I am asked, regularly, how there can still be things to research in maths. How can there be new maths? Two is still two, right? What could there possibly be to discover?

So, for those of you who wonder how the career “mathematician” still exists, or what I could possibly spend three years researching, I have decided to create a weekly feature of famous unsolved mathematical problems/current research in mathematics.

The first thing that jumps to my mind is Goldbach’s Conjecture. Goldbach conjectured* in the 1700s that any positive even number (>2) is equal to the sum of two primes. This is easy to see for the first few examples: 4 = 2 + 2, 6 = 3 + 3, 8 = 3 + 5 and so on. Using the amazing powers of computers we know that this conjecture is true up to ridiculously high numbers. But no one has ever proved that it must *always* be true.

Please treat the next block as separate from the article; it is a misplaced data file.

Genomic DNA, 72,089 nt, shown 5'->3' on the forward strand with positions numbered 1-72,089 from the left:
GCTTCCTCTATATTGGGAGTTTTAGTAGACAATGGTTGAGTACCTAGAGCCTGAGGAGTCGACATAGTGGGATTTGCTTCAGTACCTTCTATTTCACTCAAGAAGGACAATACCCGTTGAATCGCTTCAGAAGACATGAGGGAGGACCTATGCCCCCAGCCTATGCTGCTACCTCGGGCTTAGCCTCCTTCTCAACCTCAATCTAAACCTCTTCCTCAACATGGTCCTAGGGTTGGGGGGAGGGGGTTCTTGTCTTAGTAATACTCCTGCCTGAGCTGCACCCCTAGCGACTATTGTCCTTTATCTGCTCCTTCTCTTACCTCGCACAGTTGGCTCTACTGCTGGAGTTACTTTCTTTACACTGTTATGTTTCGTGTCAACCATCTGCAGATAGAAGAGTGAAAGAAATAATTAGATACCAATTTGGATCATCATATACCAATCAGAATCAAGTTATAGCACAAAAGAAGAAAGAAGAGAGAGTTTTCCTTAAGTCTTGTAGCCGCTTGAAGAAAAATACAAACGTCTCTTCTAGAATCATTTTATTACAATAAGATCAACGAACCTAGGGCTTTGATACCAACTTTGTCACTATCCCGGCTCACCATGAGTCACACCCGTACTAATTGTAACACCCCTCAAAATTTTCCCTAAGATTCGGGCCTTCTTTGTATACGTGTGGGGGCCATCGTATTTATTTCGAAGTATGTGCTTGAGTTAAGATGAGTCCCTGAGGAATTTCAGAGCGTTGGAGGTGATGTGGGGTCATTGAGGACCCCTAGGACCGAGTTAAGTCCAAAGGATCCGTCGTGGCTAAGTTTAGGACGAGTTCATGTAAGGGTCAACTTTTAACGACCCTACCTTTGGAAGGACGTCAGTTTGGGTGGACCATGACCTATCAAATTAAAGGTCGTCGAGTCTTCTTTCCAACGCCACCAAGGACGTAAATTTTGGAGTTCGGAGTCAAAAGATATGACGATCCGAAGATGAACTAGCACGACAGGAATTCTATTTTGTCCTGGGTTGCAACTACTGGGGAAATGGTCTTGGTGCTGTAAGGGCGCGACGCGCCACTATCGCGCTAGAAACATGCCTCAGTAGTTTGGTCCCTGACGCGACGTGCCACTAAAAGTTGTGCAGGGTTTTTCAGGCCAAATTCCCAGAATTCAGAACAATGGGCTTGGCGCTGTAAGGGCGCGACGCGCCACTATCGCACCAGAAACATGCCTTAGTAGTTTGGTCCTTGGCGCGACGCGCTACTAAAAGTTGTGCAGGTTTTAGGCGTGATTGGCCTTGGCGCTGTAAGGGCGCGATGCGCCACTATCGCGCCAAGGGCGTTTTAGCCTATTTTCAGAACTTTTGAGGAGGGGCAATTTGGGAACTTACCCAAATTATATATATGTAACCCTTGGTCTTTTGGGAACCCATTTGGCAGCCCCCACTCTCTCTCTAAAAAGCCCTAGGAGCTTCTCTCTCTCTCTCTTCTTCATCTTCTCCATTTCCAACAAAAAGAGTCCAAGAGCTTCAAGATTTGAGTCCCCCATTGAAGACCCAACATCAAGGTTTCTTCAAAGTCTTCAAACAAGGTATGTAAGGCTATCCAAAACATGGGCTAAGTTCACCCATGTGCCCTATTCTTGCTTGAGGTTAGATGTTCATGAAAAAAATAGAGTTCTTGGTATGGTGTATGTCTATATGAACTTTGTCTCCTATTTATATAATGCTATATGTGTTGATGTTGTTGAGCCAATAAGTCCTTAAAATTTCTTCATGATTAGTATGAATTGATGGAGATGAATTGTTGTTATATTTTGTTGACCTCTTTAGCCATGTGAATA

This is such a great problem because it can be understood by anyone who knows what a prime is but it’s obviously incredibly difficult to solve.

Personal note: I was set this question as ‘homework’ by the head of the Adelaide Uni Maths Society a few years ago. He knew that it was a famous unsolved conjecture but I did not. I spent several hours trying to solve it but was sadly unsuccessful. My dad laughed when I told him what I was working on. He knew what it was too. Now you all know and can set the problem for your mathematically inclined friends.

*Actually he conjectured some very similar things, one of which turns out to be equivalent. Go look it up on wikipedia.